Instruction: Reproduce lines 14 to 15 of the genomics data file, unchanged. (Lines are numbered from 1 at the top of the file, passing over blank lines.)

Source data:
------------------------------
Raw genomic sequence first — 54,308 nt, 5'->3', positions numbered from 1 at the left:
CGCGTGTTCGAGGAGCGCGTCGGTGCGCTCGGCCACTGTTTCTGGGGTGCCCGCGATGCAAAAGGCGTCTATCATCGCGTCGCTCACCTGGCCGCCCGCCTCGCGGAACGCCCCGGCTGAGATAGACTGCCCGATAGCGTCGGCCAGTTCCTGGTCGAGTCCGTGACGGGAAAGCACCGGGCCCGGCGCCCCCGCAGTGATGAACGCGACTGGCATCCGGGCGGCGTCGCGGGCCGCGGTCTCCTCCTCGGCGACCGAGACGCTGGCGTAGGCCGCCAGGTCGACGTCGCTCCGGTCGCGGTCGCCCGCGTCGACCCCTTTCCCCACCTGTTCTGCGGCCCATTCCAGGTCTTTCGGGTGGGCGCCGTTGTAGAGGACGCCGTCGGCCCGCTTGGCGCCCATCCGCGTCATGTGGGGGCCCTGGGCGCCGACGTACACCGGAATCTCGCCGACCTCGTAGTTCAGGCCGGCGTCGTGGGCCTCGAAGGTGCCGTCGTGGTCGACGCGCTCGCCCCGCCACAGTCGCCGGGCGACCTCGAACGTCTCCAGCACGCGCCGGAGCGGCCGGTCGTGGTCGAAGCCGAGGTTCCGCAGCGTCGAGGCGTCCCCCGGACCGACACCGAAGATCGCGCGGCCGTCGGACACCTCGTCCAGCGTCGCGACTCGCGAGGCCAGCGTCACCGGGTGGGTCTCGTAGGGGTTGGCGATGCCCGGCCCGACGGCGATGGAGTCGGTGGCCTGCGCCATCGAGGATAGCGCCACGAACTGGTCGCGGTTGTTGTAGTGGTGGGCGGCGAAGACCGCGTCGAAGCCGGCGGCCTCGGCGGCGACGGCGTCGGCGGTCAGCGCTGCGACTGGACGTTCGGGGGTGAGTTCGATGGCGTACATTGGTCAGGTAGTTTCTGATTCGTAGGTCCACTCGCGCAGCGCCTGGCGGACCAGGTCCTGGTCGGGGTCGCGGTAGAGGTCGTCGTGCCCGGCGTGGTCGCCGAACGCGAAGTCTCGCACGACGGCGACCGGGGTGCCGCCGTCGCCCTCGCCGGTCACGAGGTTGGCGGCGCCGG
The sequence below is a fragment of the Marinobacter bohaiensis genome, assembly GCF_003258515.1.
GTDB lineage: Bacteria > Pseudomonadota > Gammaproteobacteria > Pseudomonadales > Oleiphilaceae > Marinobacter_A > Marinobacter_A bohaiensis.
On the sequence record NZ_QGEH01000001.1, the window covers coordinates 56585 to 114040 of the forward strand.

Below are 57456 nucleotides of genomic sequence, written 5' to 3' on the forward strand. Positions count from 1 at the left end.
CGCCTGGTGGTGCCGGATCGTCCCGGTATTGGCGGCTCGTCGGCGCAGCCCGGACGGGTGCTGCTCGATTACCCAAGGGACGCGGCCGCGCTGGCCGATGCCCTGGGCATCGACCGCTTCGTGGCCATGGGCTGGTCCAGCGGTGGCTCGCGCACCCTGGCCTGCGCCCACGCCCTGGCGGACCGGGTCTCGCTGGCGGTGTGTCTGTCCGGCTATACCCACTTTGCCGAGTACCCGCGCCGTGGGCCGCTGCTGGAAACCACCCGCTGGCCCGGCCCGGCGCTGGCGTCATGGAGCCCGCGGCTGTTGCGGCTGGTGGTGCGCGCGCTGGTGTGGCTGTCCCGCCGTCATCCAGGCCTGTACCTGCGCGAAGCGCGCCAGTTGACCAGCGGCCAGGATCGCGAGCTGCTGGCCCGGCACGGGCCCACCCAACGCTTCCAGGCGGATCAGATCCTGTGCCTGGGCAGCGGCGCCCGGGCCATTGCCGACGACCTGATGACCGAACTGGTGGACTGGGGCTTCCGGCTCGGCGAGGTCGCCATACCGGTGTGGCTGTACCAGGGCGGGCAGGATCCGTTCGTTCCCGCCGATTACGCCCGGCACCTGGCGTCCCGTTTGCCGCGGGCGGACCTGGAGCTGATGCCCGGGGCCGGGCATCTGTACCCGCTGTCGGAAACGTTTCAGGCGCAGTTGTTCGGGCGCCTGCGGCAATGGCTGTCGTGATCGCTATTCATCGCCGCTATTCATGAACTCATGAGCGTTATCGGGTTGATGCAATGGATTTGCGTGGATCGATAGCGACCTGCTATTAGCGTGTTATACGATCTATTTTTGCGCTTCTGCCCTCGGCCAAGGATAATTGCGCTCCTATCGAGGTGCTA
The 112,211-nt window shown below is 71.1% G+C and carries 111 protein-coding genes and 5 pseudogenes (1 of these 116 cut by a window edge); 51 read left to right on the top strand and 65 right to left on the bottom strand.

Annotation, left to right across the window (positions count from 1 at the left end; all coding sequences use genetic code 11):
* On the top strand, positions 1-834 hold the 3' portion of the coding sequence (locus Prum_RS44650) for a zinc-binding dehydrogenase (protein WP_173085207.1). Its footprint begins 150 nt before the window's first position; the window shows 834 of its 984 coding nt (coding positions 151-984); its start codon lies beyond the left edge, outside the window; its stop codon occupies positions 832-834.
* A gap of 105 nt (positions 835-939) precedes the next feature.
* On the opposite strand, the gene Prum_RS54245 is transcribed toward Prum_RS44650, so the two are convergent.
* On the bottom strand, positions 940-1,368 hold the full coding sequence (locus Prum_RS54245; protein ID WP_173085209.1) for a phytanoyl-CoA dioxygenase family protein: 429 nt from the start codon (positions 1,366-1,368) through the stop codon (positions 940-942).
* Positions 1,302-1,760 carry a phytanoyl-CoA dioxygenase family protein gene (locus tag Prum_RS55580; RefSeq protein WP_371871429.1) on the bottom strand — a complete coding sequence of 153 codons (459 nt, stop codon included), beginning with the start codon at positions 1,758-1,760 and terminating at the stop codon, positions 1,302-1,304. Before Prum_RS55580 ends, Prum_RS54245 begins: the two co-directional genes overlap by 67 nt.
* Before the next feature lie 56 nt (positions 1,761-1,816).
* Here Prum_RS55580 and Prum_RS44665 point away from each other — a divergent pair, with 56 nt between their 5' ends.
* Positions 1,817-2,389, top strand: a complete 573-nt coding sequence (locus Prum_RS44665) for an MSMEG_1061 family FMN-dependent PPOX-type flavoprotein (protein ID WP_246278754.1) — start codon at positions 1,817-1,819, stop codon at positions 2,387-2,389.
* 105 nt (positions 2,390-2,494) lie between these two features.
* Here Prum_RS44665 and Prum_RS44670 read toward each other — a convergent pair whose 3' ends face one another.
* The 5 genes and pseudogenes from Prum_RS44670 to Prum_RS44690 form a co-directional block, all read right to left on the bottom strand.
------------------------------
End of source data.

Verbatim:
* Positions 1,302-1,760 carry a phytanoyl-CoA dioxygenase family protein gene (locus tag Prum_RS55580; RefSeq protein WP_371871429.1) on the bottom strand — a complete coding sequence of 153 codons (459 nt, stop codon included), beginning with the start codon at positions 1,758-1,760 and terminating at the stop codon, positions 1,302-1,304. Before Prum_RS55580 ends, Prum_RS54245 begins: the two co-directional genes overlap by 67 nt.
* Before the next feature lie 56 nt (positions 1,761-1,816).